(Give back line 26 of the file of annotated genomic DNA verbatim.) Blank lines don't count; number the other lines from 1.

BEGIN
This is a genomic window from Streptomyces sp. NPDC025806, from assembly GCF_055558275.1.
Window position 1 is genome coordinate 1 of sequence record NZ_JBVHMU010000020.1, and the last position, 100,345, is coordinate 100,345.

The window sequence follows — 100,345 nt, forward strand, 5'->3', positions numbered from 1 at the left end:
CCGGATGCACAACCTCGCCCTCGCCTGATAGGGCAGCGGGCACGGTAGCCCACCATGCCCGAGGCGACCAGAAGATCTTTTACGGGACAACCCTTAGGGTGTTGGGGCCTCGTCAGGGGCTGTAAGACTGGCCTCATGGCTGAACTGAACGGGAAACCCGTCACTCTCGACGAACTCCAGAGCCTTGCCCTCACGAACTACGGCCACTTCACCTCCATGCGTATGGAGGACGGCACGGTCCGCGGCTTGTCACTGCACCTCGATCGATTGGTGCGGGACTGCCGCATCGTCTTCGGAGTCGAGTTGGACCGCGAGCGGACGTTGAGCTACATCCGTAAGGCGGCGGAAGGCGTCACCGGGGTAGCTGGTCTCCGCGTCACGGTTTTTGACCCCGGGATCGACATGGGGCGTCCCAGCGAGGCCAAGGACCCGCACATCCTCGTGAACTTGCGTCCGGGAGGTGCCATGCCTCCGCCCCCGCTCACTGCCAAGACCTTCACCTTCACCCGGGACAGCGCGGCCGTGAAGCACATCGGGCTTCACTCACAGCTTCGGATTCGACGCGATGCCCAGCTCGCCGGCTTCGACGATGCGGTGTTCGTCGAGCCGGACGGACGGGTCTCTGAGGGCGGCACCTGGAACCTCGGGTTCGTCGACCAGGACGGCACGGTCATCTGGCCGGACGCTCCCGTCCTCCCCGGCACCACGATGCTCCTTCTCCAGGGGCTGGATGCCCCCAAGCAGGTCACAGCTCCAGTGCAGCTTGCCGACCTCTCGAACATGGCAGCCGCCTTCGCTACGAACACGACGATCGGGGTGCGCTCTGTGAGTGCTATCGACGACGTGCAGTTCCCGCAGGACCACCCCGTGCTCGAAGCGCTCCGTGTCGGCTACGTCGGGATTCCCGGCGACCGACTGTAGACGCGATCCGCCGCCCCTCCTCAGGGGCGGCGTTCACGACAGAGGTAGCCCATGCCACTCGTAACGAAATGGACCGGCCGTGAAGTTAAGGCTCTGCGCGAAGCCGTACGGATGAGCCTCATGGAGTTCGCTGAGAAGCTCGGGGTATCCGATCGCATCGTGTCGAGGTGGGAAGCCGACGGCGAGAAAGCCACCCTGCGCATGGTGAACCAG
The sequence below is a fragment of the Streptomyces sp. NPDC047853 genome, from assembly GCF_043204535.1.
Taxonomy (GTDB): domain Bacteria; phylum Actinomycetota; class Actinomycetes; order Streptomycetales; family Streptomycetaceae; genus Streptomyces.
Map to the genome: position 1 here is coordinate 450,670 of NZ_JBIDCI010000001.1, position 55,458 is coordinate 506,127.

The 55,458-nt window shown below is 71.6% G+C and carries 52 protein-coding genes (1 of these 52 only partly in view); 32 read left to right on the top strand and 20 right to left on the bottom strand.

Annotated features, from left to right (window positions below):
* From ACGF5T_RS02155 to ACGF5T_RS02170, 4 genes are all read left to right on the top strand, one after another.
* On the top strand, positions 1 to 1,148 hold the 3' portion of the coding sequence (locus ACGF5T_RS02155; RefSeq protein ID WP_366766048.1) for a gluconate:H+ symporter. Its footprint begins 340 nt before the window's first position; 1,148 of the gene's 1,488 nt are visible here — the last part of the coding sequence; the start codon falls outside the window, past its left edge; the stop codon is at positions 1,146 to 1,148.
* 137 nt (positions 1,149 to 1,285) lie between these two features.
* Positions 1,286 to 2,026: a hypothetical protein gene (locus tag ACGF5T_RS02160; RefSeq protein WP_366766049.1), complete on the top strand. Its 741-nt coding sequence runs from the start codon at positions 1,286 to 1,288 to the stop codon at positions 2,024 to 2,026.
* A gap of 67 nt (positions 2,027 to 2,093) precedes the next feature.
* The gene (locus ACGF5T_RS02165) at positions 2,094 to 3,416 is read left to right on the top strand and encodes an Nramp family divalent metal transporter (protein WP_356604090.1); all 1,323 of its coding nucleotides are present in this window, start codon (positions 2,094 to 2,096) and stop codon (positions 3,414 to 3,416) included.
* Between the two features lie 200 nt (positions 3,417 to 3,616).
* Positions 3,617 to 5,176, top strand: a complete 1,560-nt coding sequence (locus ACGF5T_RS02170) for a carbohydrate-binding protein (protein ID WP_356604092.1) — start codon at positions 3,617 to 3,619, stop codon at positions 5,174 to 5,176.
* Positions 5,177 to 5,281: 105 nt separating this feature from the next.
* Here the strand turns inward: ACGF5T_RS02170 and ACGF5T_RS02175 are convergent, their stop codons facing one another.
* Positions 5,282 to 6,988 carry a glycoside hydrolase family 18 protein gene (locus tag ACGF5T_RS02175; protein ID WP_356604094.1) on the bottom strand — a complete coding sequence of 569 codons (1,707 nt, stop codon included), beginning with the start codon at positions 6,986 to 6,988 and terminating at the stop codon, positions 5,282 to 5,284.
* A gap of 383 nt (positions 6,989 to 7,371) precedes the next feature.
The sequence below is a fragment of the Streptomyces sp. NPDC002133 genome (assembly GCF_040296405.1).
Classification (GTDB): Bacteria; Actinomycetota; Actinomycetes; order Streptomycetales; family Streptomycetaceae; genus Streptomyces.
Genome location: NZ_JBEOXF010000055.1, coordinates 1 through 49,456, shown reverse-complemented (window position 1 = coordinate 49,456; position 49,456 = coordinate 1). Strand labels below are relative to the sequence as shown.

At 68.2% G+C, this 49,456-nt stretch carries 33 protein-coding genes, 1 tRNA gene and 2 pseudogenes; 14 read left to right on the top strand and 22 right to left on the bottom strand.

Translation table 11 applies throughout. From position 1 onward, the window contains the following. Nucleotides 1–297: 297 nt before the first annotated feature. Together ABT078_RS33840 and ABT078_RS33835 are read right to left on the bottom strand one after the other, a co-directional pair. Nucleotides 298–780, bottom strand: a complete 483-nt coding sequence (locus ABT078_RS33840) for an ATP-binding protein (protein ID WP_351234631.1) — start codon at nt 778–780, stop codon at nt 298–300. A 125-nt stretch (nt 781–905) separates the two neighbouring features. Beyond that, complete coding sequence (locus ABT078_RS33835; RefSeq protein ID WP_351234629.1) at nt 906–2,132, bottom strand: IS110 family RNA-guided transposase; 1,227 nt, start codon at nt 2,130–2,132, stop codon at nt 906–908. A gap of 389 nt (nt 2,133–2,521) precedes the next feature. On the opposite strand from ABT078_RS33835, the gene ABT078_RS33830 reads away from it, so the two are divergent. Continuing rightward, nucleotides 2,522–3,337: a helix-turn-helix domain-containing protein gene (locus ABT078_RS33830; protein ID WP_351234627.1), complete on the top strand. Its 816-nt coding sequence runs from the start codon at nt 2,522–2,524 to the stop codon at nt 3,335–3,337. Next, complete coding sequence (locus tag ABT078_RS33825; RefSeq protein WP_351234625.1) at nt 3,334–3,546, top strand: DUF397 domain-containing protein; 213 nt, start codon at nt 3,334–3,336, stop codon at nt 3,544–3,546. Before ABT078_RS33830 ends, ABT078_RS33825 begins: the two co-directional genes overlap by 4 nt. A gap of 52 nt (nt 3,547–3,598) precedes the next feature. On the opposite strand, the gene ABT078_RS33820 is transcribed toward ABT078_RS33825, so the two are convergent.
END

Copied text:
Translation table 11 applies throughout. From position 1 onward, the window contains the following. Nucleotides 1–297: 297 nt before the first annotated feature. Together ABT078_RS33840 and ABT078_RS33835 are read right to left on the bottom strand one after the other, a co-directional pair. Nucleotides 298–780, bottom strand: a complete 483-nt coding sequence (locus ABT078_RS33840) for an ATP-binding protein (protein ID WP_351234631.1) — start codon at nt 778–780, stop codon at nt 298–300. A 125-nt stretch (nt 781–905) separates the two neighbouring features. Beyond that, complete coding sequence (locus ABT078_RS33835; RefSeq protein ID WP_351234629.1) at nt 906–2,132, bottom strand: IS110 family RNA-guided transposase; 1,227 nt, start codon at nt 2,130–2,132, stop codon at nt 906–908. A gap of 389 nt (nt 2,133–2,521) precedes the next feature. On the opposite strand from ABT078_RS33835, the gene ABT078_RS33830 reads away from it, so the two are divergent. Continuing rightward, nucleotides 2,522–3,337: a helix-turn-helix domain-containing protein gene (locus ABT078_RS33830; protein ID WP_351234627.1), complete on the top strand. Its 816-nt coding sequence runs from the start codon at nt 2,522–2,524 to the stop codon at nt 3,335–3,337. Next, complete coding sequence (locus tag ABT078_RS33825; RefSeq protein WP_351234625.1) at nt 3,334–3,546, top strand: DUF397 domain-containing protein; 213 nt, start codon at nt 3,334–3,336, stop codon at nt 3,544–3,546. Before ABT078_RS33830 ends, ABT078_RS33825 begins: the two co-directional genes overlap by 4 nt. A gap of 52 nt (nt 3,547–3,598) precedes the next feature. On the opposite strand, the gene ABT078_RS33820 is transcribed toward ABT078_RS33825, so the two are convergent.